The system is meant to be used with a single deck of cards, and the goal is to reduce the house edge by placing larger wagers when the player has a greater chance of achieving a valuable hand. Counting begins when a fresh deck of cards is dealt, and the player is tasked with assigning a numerical value to each face-up card on the table.
If a card is worth 10 points in blackjack, then Thorp's system assigns it a value of negative nine. All other cards, meanwhile, are given a value a four. As the player keeps a running count of the cards, they can get an idea of when they have the best chance to receive a 10-point card. For example, a count of zero indicates that there are 2 1/2 4-point cards for every 10-point card in the deck.
While this system is effective for single-deck games of blackjack, there's simply too much variation when it comes to larger decks. Las Vegas initially tried to counter the 10 Count System by introducing new rules, but players rebelled and refused to play these games.
Instead, the casinos eventually started introducing games with multiple decks dealt from a shoe, and they were able to convince players to accept these changes over time. This has rendered Thorp's system largely ineffective for most modern forms of 21, although it would become the basis for more advanced methods of play over the decades.
Taking on the Casinos
Armed with a winning strategy, Thorp was ready to put his research to the test by making a serious run at the casino blackjack tables. He understood bankroll management quite well, however, and he therefore realized he would need someone to bankroll him.
He found his financial backer in Manny Kimmel, a respected gambler with lots of money and possible connections to the mafia. Another individual may have also been present, but the exact details tend to vary from one source to the next. Kimmel wasn't named directly in Beat the Dealer, instead being given the moniker of "Mr. X."
The first stops on their trek were Reno and Lake Tahoe, and Thorp had been given a $10,000 investment to play with, courtesy of his newfound partner(s). One of the main destinations was a now-defunct Reno casino known as Harold's Club, and Thorp managed to win $500 within 15 minutes using his system. While the system didn't always work, he wound up with an $11,000 profit by the end of the weekend. After that, he never had to ask Kimmel for another penny.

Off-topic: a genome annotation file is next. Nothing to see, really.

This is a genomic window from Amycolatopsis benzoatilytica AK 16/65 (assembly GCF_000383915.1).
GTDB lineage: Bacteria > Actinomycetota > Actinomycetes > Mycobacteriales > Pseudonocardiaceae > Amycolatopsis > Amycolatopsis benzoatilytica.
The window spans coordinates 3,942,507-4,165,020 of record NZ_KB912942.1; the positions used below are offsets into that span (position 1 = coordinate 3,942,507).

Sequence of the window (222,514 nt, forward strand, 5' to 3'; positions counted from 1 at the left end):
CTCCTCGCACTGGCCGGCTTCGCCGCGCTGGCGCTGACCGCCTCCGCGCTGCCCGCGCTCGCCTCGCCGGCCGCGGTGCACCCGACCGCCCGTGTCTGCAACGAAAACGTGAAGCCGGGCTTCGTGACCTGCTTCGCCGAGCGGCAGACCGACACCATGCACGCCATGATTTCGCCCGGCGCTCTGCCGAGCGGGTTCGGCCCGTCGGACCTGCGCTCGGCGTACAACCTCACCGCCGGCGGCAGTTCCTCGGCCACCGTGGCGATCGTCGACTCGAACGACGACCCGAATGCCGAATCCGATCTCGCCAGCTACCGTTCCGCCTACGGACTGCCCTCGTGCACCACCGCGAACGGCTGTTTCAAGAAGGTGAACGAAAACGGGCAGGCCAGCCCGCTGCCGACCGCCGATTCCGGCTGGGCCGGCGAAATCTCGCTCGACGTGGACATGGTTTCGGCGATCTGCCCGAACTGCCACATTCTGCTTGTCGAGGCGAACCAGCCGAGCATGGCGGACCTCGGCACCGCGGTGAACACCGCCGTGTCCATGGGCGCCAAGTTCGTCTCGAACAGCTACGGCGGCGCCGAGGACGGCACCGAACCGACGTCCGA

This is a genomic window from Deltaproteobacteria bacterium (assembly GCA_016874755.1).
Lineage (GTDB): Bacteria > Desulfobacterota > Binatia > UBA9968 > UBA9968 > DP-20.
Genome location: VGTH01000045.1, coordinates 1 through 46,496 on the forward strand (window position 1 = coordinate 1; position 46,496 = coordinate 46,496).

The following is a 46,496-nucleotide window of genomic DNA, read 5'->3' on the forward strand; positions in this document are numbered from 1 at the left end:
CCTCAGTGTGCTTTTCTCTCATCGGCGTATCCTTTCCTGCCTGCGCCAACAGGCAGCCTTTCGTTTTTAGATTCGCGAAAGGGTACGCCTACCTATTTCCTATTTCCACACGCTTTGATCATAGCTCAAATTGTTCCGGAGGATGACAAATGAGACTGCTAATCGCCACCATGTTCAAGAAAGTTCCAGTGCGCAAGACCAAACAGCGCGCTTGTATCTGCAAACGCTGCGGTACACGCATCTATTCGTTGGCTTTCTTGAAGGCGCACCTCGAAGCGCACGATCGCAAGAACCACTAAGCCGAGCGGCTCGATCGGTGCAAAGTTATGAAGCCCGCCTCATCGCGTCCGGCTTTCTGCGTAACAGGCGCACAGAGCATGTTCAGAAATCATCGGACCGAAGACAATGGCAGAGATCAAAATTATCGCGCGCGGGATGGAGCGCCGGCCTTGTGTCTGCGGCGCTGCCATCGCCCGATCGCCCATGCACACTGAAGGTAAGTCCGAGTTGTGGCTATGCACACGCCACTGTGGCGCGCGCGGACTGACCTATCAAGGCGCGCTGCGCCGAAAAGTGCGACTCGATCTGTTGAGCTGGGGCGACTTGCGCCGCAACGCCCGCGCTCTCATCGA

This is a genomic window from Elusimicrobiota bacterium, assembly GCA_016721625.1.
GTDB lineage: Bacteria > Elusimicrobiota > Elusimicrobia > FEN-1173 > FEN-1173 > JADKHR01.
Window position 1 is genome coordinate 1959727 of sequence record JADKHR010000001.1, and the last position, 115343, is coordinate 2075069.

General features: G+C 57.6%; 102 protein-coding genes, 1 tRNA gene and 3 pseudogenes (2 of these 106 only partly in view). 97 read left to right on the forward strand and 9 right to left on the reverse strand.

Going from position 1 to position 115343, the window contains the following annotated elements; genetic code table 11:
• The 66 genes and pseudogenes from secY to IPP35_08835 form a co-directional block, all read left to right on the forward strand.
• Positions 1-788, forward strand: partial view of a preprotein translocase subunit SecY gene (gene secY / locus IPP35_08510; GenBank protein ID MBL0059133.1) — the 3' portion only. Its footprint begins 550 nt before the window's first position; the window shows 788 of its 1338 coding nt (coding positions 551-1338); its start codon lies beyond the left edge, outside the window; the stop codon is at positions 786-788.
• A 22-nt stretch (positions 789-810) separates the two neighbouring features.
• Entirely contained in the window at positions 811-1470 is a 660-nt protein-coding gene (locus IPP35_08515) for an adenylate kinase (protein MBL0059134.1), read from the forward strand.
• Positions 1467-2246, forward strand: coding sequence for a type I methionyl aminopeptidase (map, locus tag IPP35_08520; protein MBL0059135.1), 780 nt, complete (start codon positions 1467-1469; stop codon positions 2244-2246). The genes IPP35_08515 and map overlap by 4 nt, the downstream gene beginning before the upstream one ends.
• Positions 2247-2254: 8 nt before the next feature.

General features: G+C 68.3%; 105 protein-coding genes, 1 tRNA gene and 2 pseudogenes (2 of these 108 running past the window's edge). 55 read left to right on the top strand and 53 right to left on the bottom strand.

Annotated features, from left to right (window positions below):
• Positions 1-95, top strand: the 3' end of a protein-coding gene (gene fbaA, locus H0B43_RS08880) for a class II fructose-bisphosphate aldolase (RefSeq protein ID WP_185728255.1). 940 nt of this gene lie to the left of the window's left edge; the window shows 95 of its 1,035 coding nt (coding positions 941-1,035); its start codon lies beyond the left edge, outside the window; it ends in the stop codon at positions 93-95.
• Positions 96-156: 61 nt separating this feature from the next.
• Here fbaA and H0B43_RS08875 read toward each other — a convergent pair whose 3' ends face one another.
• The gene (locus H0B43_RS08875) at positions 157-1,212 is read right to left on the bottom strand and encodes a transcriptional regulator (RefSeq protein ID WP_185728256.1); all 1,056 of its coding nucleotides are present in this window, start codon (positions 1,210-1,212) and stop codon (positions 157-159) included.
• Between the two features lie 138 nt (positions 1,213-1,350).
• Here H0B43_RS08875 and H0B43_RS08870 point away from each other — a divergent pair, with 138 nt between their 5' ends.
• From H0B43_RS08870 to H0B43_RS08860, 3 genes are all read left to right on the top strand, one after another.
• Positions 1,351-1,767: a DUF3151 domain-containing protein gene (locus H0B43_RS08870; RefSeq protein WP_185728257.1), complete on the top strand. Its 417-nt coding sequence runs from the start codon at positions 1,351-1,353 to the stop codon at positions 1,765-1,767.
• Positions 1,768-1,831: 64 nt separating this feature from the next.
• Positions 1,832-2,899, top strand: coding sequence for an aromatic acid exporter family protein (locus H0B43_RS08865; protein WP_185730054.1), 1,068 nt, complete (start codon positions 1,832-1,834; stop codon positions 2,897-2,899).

Thorp eventually moved on to Las Vegas, but his ability to rack up significant wins drew the attention of eagle-eyed security agents. This got him ejected from a number of Vegas casinos, and Thorp had to resort to a number of disguises to keep gaining admittance. In fact, he soon adopted the practice of carrying a notebook on his trips, allowing him to keep track of his various affectations and disguises. In addition to blackjack, he put together a baccarat team that enjoyed a respectable amount of success during this period.
Beat the Dealer: A Winning Strategy for the Game of Twenty-One
Word of Thorp's system and exploits soon spread throughout the close-knit community of serious gamblers, and the mild-mannered professor was inundated with requests for his secrets. Thorp had always enjoyed the intellectual challenge more than the financial benefits, so he decided to put his thoughts and theories into book form and make it available to anyone who was interested.
The first edition of Beat the Dealer was published by Vintage Books in 1962. The tome clocked in at over 200 pages, and it was packed with everything from card counting systems to tips on how to recognize cheating.
Instead of undergoing the usual peer review process for an academic work, Thorp simply released it onto the market. Some wondered if the mob might respond by sending a hitman to assassinate Thorp, but nobody resembling Joe Pesci ever materialized. Beat the Dealer went on to sell more than 700,000 copies and make the New York Time Bestseller List, a remarkable feat considering that gambling was such a niche category in the 1960s.
Despite the success of the book, however, a number of critics argued that the strategies presented were difficult to apply in real-world situations. Ever the serious academic, Thorp took these criticisms to heart and set out to further refine his ideas. Luckily, he would get some serious help in the form of fellow egghead Julian Braun.
Julian Braun and Hi-Lo Card Counting
The publication of Beat the Dealer drew attention from a lot of individuals, but one of the most notable was IBM computer programmer Julian Braun. The mathematician and former Marine wrote to Thorp and requested a copy of his blackjack computer program, which Edward was happy to provide.
Braun used an IBM 7044 mainframe computer to further refine the strategies laid out by Thorp, running 9 billion blackjack simulations in the process. Over the next four years, Braun perfected the Hi-Lo Blackjack System, which was more accurate that Thorp's original 10 Count System.
When Beat the Dealer was offered in a revised form in 1966, Braun's Hi Lo System was included with the following quote from Thorp,
"Braun's detailed blackjack calculations, based on his extensions and refinements of my original computer program, are the most accurate in existence, and he has kindly allowed them to be used throughout this revised edition."
Like all forms of card counting, Hi-Lo requires the player to assign a specific value to each visible card. In this case, the values are as follows:
- 2 through 6 = +1